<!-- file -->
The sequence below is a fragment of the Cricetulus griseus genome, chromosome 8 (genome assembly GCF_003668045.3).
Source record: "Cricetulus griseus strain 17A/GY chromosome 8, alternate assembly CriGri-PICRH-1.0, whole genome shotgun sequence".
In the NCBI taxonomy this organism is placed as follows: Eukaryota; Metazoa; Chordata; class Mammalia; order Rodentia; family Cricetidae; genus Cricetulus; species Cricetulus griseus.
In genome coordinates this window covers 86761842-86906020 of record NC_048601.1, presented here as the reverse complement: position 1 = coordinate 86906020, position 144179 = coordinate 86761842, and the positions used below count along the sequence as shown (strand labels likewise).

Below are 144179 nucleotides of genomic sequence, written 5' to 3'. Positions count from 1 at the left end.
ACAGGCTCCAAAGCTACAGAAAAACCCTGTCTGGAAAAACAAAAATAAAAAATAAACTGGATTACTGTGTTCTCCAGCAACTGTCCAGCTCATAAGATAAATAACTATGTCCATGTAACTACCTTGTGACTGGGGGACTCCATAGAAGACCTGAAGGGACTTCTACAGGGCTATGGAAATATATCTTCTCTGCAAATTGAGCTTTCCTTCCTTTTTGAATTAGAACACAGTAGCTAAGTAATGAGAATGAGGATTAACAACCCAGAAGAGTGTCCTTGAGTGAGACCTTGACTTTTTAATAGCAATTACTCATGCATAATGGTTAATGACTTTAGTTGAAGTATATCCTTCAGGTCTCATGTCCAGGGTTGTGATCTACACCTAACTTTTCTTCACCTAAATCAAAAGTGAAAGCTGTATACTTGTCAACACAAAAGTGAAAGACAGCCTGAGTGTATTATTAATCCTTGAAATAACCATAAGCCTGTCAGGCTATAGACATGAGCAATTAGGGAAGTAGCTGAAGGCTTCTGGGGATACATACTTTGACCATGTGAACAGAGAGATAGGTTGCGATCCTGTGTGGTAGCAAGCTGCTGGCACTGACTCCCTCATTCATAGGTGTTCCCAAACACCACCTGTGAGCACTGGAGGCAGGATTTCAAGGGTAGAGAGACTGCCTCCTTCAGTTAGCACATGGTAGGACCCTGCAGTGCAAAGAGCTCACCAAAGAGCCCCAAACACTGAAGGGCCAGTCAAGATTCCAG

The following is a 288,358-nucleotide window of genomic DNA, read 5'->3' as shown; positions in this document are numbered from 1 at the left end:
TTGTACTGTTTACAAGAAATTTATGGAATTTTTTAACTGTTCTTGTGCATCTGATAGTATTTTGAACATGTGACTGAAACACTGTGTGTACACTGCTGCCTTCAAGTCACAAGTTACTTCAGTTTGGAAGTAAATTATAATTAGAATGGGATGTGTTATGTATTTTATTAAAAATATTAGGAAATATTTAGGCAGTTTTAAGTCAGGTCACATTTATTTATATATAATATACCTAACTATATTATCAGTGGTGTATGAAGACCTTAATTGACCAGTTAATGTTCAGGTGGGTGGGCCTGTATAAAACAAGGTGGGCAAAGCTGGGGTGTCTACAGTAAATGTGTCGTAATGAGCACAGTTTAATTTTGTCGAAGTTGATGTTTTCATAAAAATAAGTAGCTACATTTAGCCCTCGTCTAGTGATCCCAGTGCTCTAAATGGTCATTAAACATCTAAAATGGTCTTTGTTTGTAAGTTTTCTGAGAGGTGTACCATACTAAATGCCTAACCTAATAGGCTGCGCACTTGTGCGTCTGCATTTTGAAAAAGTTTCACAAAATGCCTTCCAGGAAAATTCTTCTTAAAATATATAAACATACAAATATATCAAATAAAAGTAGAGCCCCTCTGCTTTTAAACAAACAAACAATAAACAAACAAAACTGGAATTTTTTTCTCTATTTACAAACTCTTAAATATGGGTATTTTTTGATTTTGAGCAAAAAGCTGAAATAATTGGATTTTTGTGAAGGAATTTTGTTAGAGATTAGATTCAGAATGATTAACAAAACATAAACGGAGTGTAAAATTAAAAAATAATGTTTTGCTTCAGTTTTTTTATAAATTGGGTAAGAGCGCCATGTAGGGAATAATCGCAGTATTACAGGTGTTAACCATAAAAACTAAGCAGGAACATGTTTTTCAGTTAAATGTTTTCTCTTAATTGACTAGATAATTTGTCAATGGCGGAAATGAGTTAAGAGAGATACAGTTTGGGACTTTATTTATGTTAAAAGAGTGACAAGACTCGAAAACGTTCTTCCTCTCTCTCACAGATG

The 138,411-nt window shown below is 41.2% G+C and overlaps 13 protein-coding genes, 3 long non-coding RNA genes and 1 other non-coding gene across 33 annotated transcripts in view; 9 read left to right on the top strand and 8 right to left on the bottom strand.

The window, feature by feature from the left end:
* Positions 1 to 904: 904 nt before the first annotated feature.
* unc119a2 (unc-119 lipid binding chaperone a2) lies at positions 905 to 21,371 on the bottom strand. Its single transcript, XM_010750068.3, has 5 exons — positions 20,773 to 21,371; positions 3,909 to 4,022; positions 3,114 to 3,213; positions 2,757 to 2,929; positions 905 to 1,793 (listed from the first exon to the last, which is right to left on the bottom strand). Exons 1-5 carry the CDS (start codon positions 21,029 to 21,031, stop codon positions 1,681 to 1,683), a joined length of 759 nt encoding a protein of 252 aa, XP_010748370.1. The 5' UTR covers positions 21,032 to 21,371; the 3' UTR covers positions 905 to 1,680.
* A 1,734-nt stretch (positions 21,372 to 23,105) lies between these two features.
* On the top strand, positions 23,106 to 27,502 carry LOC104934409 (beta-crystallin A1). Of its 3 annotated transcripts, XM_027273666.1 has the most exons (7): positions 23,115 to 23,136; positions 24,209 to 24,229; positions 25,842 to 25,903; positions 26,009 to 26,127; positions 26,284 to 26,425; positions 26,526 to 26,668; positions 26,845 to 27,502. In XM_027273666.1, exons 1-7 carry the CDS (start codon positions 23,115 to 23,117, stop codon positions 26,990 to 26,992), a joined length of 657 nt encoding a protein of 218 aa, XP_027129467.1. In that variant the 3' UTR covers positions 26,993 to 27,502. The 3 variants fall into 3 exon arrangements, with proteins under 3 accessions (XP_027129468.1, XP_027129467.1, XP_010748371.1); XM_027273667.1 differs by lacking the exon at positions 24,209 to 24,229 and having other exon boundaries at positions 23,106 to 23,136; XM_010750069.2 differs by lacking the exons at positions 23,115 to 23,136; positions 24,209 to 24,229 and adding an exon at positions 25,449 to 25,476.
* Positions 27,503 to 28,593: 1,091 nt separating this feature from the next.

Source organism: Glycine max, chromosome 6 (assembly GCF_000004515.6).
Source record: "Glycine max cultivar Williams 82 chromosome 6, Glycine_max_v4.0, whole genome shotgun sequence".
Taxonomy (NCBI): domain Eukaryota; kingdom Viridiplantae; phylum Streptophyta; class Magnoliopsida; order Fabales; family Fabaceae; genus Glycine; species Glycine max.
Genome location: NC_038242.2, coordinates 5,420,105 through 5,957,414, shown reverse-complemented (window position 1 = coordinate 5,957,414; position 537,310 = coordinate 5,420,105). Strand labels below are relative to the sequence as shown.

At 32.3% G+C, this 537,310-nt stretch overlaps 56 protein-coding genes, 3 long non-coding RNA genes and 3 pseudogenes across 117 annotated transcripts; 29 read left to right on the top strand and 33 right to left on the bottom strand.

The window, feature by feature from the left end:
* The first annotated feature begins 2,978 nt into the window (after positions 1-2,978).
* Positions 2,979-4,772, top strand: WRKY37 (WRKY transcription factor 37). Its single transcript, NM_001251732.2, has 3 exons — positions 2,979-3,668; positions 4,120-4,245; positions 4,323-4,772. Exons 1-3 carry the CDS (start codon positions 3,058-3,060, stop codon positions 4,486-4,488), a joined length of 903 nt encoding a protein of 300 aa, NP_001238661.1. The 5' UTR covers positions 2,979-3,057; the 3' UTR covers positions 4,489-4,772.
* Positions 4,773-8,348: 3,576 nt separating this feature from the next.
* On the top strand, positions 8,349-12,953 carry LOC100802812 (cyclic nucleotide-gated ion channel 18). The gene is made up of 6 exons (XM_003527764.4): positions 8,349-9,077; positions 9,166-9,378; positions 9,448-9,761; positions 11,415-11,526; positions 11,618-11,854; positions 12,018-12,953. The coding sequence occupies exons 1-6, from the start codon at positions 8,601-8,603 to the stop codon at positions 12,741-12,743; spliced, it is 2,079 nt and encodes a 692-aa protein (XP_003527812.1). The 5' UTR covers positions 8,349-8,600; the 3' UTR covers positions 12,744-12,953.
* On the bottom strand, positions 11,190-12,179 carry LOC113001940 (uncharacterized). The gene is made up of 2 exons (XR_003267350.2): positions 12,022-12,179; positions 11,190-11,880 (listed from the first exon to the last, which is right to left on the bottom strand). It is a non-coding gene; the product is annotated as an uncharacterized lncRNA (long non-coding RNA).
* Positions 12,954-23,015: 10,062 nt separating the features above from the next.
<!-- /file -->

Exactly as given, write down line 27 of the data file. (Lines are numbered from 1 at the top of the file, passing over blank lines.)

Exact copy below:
* Positions 12,954-23,015: 10,062 nt separating the features above from the next.